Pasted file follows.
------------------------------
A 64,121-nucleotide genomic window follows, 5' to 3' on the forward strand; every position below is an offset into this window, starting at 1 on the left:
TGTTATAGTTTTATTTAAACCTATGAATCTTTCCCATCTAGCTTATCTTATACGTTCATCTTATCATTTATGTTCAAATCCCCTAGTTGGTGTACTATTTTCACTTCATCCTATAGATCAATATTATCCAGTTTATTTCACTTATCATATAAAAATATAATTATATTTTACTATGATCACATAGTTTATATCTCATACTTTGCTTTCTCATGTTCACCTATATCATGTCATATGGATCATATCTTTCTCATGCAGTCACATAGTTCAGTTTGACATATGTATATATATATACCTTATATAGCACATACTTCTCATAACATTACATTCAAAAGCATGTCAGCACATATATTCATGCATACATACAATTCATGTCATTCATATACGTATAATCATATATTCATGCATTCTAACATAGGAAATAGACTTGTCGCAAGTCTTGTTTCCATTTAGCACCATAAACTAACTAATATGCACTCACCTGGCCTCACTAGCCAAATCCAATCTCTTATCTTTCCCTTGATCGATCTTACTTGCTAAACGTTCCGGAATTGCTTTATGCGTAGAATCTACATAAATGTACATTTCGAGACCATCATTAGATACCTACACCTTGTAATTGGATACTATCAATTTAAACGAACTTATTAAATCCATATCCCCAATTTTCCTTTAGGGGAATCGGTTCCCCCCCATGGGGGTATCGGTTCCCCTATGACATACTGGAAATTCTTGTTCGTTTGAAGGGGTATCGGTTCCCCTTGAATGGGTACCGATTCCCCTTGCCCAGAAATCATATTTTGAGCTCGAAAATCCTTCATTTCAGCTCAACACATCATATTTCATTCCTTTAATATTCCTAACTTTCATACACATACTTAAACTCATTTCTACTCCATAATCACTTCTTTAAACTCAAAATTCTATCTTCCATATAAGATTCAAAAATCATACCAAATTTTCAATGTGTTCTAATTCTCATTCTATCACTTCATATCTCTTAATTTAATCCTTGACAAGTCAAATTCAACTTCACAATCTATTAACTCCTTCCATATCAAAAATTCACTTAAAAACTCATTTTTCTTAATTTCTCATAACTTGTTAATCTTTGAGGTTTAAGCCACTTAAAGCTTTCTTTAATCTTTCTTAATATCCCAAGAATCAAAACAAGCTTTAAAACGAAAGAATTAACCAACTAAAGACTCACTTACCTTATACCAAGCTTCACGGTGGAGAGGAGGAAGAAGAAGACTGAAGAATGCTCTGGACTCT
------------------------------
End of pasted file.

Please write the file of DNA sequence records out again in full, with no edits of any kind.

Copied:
A 64,121-nucleotide genomic window follows, 5' to 3' on the forward strand; every position below is an offset into this window, starting at 1 on the left:
TGTTATAGTTTTATTTAAACCTATGAATCTTTCCCATCTAGCTTATCTTATACGTTCATCTTATCATTTATGTTCAAATCCCCTAGTTGGTGTACTATTTTCACTTCATCCTATAGATCAATATTATCCAGTTTATTTCACTTATCATATAAAAATATAATTATATTTTACTATGATCACATAGTTTATATCTCATACTTTGCTTTCTCATGTTCACCTATATCATGTCATATGGATCATATCTTTCTCATGCAGTCACATAGTTCAGTTTGACATATGTATATATATATACCTTATATAGCACATACTTCTCATAACATTACATTCAAAAGCATGTCAGCACATATATTCATGCATACATACAATTCATGTCATTCATATACGTATAATCATATATTCATGCATTCTAACATAGGAAATAGACTTGTCGCAAGTCTTGTTTCCATTTAGCACCATAAACTAACTAATATGCACTCACCTGGCCTCACTAGCCAAATCCAATCTCTTATCTTTCCCTTGATCGATCTTACTTGCTAAACGTTCCGGAATTGCTTTATGCGTAGAATCTACATAAATGTACATTTCGAGACCATCATTAGATACCTACACCTTGTAATTGGATACTATCAATTTAAACGAACTTATTAAATCCATATCCCCAATTTTCCTTTAGGGGAATCGGTTCCCCCCCATGGGGGTATCGGTTCCCCTATGACATACTGGAAATTCTTGTTCGTTTGAAGGGGTATCGGTTCCCCTTGAATGGGTACCGATTCCCCTTGCCCAGAAATCATATTTTGAGCTCGAAAATCCTTCATTTCAGCTCAACACATCATATTTCATTCCTTTAATATTCCTAACTTTCATACACATACTTAAACTCATTTCTACTCCATAATCACTTCTTTAAACTCAAAATTCTATCTTCCATATAAGATTCAAAAATCATACCAAATTTTCAATGTGTTCTAATTCTCATTCTATCACTTCATATCTCTTAATTTAATCCTTGACAAGTCAAATTCAACTTCACAATCTATTAACTCCTTCCATATCAAAAATTCACTTAAAAACTCATTTTTCTTAATTTCTCATAACTTGTTAATCTTTGAGGTTTAAGCCACTTAAAGCTTTCTTTAATCTTTCTTAATATCCCAAGAATCAAAACAAGCTTTAAAACGAAAGAATTAACCAACTAAAGACTCACTTACCTTATACCAAGCTTCACGGTGGAGAGGAGGAAGAAGAAGACTGAAGAATGCTCTGGACTCT